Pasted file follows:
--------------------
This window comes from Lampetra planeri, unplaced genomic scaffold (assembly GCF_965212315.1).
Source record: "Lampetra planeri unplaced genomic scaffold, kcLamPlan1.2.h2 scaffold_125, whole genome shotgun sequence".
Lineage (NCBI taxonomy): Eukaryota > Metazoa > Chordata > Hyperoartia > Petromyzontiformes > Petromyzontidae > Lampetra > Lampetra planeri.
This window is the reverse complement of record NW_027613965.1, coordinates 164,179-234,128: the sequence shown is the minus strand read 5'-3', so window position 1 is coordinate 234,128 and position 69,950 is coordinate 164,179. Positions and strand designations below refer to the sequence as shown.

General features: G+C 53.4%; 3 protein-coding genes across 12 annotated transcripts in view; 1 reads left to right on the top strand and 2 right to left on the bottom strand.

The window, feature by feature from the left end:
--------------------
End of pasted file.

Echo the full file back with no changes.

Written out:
This window comes from Lampetra planeri, unplaced genomic scaffold (assembly GCF_965212315.1).
Source record: "Lampetra planeri unplaced genomic scaffold, kcLamPlan1.2.h2 scaffold_125, whole genome shotgun sequence".
Lineage (NCBI taxonomy): Eukaryota > Metazoa > Chordata > Hyperoartia > Petromyzontiformes > Petromyzontidae > Lampetra > Lampetra planeri.
This window is the reverse complement of record NW_027613965.1, coordinates 164,179-234,128: the sequence shown is the minus strand read 5'-3', so window position 1 is coordinate 234,128 and position 69,950 is coordinate 164,179. Positions and strand designations below refer to the sequence as shown.

General features: G+C 53.4%; 3 protein-coding genes across 12 annotated transcripts in view; 1 reads left to right on the top strand and 2 right to left on the bottom strand.

The window, feature by feature from the left end: